Fame & Fortune: Capt. ‘Sully’ Sullenberger
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In less than three minutes, Capt. Chesley “Sully” Sullenberger made the crucial decisions that saved the lives of his 155 passengers and crew that cold January morning after a bird strike forced him to land US Airways Flight 1549 on New York’s Hudson River.
Within hours, live video of Sullenberger’s “miracle on the Hudson” had transformed the unassuming 58-year-old career pilot and safety expert into a national hero, lifting the hearts of a nation struggling through a winter of economic discontent.
In “Highest Duty: My Search for What Really Matters,” Sullenberger recreates the intense scene inside the cockpit of Flight 1549 and reflects on the lifetime of experiences that prepared him to perform a miracle.
Along the way, he revisits his Texas boyhood where he learned to fly from a crusty crop-duster, his Air Force service that taught him discipline, and his struggles as a husband and father to two adopted daughters that at times tested his commitment to aviation.
Bankrate caught up with the “miracle” worker on the wings of his first book tour.
Bankrate: Your star ascended quickly following the three-minute “miracle on the Hudson.” What was the hardest part of suddenly finding yourself thrust onto the world stage?
Capt. Sullenberger: At first, it was simply overwhelming to go from zero to 60 in what felt like a nanosecond. Going from being a regular and anonymous guy to sudden fame was a huge part of this life-changing event, both for me and my family. But as we’ve had time to process the event and its aftermath — and put it in perspective, we realize how many wonderful opportunities have come our way to make a difference in the world as a result of Jan. 15.
Bankrate: What has surprised you the most about your sudden fame?
Sullenberger: What surprised me initially was that this story touched so many people around the world, and that it has kept a high level of interest for so many months. I think the reason that it has gotten people’s attention, captured their imaginations and lasted so long is that this happened at a time when people were looking for good news, needed to feel hopeful again and wanted reassurance that all our ideals were still true.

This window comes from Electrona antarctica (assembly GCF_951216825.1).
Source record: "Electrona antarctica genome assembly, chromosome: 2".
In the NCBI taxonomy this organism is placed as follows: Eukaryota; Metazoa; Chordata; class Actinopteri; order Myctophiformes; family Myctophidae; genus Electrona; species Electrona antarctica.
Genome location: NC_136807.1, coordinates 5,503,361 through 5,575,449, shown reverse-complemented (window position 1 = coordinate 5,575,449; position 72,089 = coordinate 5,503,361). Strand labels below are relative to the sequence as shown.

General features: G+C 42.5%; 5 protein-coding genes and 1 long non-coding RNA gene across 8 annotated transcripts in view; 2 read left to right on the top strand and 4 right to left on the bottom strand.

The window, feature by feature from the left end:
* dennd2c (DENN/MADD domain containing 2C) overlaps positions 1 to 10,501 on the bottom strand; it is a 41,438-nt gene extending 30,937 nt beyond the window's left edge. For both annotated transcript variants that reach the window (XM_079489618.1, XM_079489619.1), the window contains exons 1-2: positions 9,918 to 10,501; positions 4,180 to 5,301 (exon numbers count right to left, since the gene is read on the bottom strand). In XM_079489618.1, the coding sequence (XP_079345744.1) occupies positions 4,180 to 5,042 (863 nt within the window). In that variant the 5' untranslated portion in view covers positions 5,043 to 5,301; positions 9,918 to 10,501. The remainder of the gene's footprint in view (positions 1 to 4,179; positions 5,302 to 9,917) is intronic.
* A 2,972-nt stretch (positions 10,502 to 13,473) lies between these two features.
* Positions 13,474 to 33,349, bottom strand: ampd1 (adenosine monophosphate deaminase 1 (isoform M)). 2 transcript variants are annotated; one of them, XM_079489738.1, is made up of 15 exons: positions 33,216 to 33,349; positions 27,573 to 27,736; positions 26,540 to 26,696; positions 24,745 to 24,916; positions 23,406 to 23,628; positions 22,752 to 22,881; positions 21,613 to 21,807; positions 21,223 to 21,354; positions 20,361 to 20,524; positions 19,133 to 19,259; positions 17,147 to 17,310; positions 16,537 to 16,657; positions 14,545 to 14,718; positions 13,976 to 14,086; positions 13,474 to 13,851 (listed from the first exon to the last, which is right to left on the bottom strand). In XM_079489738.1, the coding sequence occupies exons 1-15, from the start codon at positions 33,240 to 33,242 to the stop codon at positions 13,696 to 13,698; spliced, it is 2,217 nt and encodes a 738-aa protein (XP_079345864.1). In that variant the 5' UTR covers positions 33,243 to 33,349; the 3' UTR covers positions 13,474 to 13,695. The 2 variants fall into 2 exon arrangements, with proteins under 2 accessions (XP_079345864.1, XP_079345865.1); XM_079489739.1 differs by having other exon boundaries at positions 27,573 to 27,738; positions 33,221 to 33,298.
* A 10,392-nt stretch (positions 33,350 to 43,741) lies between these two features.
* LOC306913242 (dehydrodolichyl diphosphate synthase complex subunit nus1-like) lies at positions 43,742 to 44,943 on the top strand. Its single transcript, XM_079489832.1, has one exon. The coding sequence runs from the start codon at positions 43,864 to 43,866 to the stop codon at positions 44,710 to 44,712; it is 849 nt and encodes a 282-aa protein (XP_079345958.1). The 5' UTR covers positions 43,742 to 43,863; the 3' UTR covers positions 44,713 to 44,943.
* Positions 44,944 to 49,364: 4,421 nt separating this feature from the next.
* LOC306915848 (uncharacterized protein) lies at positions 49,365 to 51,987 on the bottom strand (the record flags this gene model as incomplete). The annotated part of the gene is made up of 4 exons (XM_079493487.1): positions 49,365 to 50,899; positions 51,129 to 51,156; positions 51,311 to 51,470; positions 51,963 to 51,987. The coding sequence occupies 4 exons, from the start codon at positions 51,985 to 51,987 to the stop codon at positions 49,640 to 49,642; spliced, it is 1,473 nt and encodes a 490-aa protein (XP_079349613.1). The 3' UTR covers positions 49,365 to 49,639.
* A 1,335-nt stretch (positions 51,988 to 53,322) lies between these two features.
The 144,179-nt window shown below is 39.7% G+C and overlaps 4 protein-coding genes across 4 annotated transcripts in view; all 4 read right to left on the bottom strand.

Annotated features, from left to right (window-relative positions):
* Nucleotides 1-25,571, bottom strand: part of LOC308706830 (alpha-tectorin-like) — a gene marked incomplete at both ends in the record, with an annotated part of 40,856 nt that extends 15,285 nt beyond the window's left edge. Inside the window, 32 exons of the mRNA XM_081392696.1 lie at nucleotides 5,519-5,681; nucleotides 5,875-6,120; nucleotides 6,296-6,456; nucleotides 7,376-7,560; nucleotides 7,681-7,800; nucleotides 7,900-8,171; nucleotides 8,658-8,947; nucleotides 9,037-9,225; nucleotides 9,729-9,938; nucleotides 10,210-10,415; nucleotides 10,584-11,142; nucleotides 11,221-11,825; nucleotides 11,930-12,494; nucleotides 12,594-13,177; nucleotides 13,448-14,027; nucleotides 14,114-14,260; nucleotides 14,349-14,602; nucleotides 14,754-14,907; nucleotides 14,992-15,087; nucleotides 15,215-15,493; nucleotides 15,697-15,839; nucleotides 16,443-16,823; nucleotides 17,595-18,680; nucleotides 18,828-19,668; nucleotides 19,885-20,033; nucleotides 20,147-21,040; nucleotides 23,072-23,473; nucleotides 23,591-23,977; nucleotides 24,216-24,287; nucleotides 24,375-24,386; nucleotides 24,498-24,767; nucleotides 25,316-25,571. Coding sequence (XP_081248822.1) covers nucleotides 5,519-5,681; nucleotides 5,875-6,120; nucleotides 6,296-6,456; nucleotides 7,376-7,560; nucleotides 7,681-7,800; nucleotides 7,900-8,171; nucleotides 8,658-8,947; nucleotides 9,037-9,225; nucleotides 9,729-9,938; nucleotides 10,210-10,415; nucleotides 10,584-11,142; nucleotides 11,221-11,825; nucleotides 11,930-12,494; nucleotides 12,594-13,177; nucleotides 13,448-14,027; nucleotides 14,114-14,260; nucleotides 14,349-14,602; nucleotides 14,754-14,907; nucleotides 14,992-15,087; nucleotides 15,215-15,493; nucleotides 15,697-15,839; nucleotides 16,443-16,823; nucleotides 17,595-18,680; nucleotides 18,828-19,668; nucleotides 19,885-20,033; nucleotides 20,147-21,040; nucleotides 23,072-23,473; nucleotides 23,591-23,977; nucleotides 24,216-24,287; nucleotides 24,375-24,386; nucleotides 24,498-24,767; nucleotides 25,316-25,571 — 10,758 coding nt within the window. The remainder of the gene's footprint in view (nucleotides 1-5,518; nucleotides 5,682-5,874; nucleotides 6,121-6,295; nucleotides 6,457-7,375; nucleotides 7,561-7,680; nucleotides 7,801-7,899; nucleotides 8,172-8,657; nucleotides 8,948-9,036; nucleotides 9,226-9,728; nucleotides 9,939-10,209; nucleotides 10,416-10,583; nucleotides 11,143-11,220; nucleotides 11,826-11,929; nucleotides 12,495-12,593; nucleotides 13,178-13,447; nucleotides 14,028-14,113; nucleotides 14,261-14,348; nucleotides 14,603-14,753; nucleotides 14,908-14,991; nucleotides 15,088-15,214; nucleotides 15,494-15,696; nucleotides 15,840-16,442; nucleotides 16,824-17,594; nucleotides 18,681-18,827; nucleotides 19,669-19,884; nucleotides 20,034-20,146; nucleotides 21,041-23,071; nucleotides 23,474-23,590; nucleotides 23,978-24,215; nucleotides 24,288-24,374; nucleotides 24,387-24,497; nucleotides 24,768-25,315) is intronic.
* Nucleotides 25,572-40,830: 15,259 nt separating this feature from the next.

Bankrate: What has been your biggest thrill?
Sullenberger: So far, the biggest thrill for my entire family was going to the Inauguration and meeting President (Barack) Obama and the First Lady.
Bankrate: What part of the “miracle on the Hudson” did the media get wrong?
Sullenberger: That I was wearing my hat that day! It was actually in my closet at home in California. Wearing a hat is optional at my airline and has been for many years. I don’t think the media intended to get it wrong. They were just looking for a way to say that I looked composed.
Bankrate: You write candidly about the personal and family sacrifices you made to be a career aviator. What would you have done differently?
Sullenberger: In retrospect, I would have begun a second career earlier. I also could have moved more times as the company closed pilot bases to follow my job. Living closer to where I was based would have meant a shorter commute, giving me more of an opportunity to be at home, but it also would have meant uprooting my family more often.
Bankrate: Most assume that commercial pilots live very comfortable lives financially, yet you paint a very different picture. What was the cause of your financial challenges and how did you overcome them?
Sullenberger: The root cause of aviation’s challenges is the tremendous financial pressure that this industry has been experiencing for decades, which has only gotten worse in recent years, especially following the events in 2001. The kinds of financial difficulties that many people are experiencing now, airline employees have been experiencing for eight years or more as a result of the changes in the industry and the intense financial pressures we are facing. I was able to overcome them by trying to positively influence the factors I could control in every other area of my life.
Bankrate: Where did commercial aviation go wrong?
Sullenberger: Most pilots start flying for the love of it, but like in any other profession, it has to have enough to offer to make it a worthwhile career choice compared to all the others. Where the industry has gone wrong is in not treating their employees as valued partners, and instead thinking of them as only costs.
Bankrate: What is the single best piece of money advice you were ever given?
Sullenberger: The best financial advice I’ve received is to know why you hold every one of your investments and have a concrete plan for when you need to get out of them.
Bankrate: You formed a lifesaving bond with 155 total strangers that fateful day. Do you stay in touch with them?
Sullenberger: Yes, I stay in touch with my passengers and crew. The lifelong bond that has been formed because of the event has reminded all of us that it is our connections to our family and friends that matter most.